My how the time flies. It’s already time for St. Nick to drop down the chimney again. It seems like just yesterday I put away the Halloween decorations (ok, it WAS yesterday, but whose counting?).
Christmas is one of my favorite times of the year. Maybe it’s because I have little people all around to share the holiday with. Their exuberant anticipation is contagious. We have been busy doing all the family traditions that surround this lovely holiday. We baked cookies, we decorated, we visited Santa, we made Christmas crafts, we’ve been watching Christmas movies (the Grinch and Rudolph are favorites), and we’ve been reading Christmas stories. Among the requested repeat reads are, Pete the Cat Saves Christmas, The Fourth Wiseman, and various forms of the story of the birth of Jesus. Tonight we will visit a tradition started by my sweet mother, the opening of one gift on Christmas eve. Amazingly, it is always new pajamas!
Most of the popular and common Christmas traditions in the United States were begun in the Victorian era. Sending Christmas cards, caroling, and roasting a turkey for the feast were all brought into the American mainstream in the early 19th century. Sadly, one tradition that has fallen to the wayside is the gathering around the fire on Christmas Eve to tell ghost stories.
In honor of that old time tradition I’m going to tell you a tale based on a ghost story that my Grandma likes to tell us whenever she can. So lower the lights, gather around the fire, and snuggle up.
Tomas hadn’t always been bad. He had once followed the church but had long ago abandoned his faith. It wasn’t his fault that he had been born poor. It wasn’t his fault that foolish people left their homes unlocked when they went to Christmas Eve mass. It also wasn’t his fault they left their best silver and other treasures out in the open. They obviously didn’t cherish these items, it was his duty to put the booty to better use.
His haul in the tiny mountain town wasn’t as good as he had hoped. He should have known that with the mine closed there wouldn’t be much available to him. The pack slung over his shoulder was much too light.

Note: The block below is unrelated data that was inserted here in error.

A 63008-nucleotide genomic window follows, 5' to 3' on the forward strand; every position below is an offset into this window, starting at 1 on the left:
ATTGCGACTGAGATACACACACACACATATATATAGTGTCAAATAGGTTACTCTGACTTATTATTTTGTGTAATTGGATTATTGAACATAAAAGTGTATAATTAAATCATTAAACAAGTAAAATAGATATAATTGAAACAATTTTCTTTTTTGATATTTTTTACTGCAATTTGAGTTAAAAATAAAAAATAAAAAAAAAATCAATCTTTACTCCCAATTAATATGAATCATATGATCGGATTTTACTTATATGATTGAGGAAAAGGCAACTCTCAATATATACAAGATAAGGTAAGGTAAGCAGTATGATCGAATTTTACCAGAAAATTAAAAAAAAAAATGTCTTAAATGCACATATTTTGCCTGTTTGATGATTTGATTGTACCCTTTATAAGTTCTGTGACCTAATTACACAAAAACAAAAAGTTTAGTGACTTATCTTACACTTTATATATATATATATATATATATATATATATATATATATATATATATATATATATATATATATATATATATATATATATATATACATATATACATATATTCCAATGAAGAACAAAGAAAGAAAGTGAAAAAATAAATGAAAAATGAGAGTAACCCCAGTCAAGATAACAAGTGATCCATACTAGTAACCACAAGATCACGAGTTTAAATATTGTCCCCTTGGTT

He heard that the church would remain unlocked until morning mass for anyone who choose to spend the night in prayer. Churches always contained the best golden trinkets and the people would need to sleep sometime. Tomas had decided to hike through the woods and wait in the darkness behind the tiny stone building. When the coast was clear he would gather what he could and be gone.
The almost full moon was obscured by clouds, making it difficult for him to see but Tomas didn’t mind. It made it difficult for him to be seen, exactly what he wanted. The tall pines and aspens provided even more perfect cover. It was as if nature itself was assisting him.
He settled into a tight growth of pines and sat on a low growing juniper to wait it out. He watched the church,the windows glowing warmly with the candle light within. He knew that the people would return home soon and find their things missing. That would distract them from the church even further. It couldn’t have been more perfect.
A slight rustling behind him startled him. Had he forgotten to cover his tracks in the snow? Maybe they already tracked him here.
He spun around. Nothing but the dark woods. A slight breeze rustling the tree tops and billowing clouds across the face of the moon.
Something heavy snapped branches to his left. He leapt to his feet.
Silhouetted against the faded moonlight was a huge black shape. Protruding from the enormous head were long sharply pointed horns. Tomas recalled tales of the Devil from his youth. Only the Devil would appear to someone bent on such an evil act on the holiest night of the year.
The monstrosity began moving his way. Tree branches splintering in its wake. The Prince of Darkness coming to claim his own.
Tomas felt his chest constrict as the breath was squeezed from his body by fear. The pack jangled noisily to his feet and he collapsed to the cold ground.
In the early Christmas light the people found the thief frozen by death and the cold night. They were unsure if he had been trying to steal the prize bull from the Garcia ranch, a foolish effort at best. Señor Garcia didn’t even know the bull was missing until the animal was discovered a few feet from the dead man, entangled in the underbrush. Everyone was able to reclaim their belongings from the thief’s sack and enjoy a Merry Christmas.
From my house to yours – Merry Christmas!
p.s. Grandma Rosie, I love you!